Articles Posted in Wrongful Death

The Supreme Court of South Carolina recently released a decision reversing a lower appellate decision that determined the defendant nursing home maintained their right to compel arbitration of the plaintiff’s wrongful death claim against them, filed on behalf of the plaintiff’s deceased mother. The state supreme court determined that by litigating several issues both before and after the decedent’s passing, the defendant had given up their right to enforce an arbitration agreement signed by the plaintiff when her mother moved into the nursing home.The Plaintiff’s Mother’s Health Declined Quickly after Moving into the Nursing Home

The case of Johnson v. Heritage Healthcare was filed based on the plaintiff’s mother’s quickly deteriorating health and eventual death while living in a nursing home operated by the defendant. According to the facts recited in the supreme court opinion, the plaintiff’s mother was in good health when she moved into the home, but her condition dramatically worsened within six months of moving in. The plaintiff alleged that the defendant’s negligence resulted in her mother’s poor health and eventual death, and she filed a wrongful death lawsuit against them after her mother’s passing.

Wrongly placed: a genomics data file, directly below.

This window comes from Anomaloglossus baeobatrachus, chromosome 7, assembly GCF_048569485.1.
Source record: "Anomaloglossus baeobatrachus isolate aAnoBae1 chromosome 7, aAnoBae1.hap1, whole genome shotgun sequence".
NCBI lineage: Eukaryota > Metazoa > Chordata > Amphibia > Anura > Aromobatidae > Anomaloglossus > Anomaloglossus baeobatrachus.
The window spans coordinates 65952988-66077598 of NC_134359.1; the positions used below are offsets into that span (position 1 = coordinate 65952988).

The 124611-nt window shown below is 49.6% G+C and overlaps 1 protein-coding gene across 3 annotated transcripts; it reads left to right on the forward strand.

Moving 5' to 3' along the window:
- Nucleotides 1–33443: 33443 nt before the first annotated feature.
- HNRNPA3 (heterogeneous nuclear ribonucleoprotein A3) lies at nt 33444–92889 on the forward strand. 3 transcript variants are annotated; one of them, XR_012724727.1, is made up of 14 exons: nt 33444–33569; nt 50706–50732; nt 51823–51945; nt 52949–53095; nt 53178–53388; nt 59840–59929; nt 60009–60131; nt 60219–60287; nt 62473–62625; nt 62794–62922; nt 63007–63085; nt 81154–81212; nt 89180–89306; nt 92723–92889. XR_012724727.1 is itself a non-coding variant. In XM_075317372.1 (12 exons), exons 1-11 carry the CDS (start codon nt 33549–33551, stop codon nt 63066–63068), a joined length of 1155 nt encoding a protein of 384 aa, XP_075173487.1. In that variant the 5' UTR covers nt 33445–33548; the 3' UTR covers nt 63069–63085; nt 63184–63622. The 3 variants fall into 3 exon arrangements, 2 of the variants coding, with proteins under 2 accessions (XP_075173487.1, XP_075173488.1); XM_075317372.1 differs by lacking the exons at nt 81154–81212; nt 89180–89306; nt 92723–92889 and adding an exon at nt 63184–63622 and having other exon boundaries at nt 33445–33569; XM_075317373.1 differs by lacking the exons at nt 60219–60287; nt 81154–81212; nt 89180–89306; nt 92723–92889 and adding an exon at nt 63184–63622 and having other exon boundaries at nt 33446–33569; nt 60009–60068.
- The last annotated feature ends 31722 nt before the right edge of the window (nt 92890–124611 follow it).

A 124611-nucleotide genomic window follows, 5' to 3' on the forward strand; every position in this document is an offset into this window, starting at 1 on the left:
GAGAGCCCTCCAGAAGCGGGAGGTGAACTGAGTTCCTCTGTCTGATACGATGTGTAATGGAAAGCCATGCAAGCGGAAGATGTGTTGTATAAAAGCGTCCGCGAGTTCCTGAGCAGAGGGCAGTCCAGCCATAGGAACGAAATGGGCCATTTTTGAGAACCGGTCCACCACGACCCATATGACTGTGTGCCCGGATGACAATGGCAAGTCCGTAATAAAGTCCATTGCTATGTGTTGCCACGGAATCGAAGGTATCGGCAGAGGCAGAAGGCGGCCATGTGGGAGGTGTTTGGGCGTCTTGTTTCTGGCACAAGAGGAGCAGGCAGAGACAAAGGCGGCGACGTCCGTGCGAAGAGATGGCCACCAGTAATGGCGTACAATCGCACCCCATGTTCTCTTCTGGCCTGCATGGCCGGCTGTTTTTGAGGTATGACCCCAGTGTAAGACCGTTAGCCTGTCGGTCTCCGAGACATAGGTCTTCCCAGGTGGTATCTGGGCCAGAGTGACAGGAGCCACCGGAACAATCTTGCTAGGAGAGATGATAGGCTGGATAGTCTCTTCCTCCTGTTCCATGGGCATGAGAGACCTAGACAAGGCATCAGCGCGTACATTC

Prior to the Wrongful Death Lawsuit, the Plaintiff Sought Her Mother’s Medical Records from the Defendant

After her mother’s condition worsened but before her death, the plaintiff filed an action against the defendant, seeking her mother’s medical records to determine why her health had deteriorated so quickly while under the defendant’s care. Although the plaintiff had signed an agreement to pursue claims through arbitration rather than in a state court proceeding, the defendant responded to the plaintiff’s claims in state court. The defendant vehemently resisted the plaintiff’s attempt to access her mother’s medical records, refusing to turn them over after the court ordered that they do so. Until her mother died, the plaintiff was unable to access her medical records in spite of the court’s order compelling the defendant to release them.

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By this time, most people have heard at least something about the tragic degenerative brain disease chronic traumatic encephalopathy, otherwise known as CTE. This brain injury has been making headlines across the United States as it was recently discovered that many professional athletes have been suffering with this deadly disease.In the past, CTE was most frequently associated with professional boxers. In fact, it was often called “punch-drunk” syndrome. It is a type of brain damage which is caused by repeated trauma to the head. It is considered a degenerative disease because it persists and worsens over time, and eventually leads the brain to be susceptible to atrophy.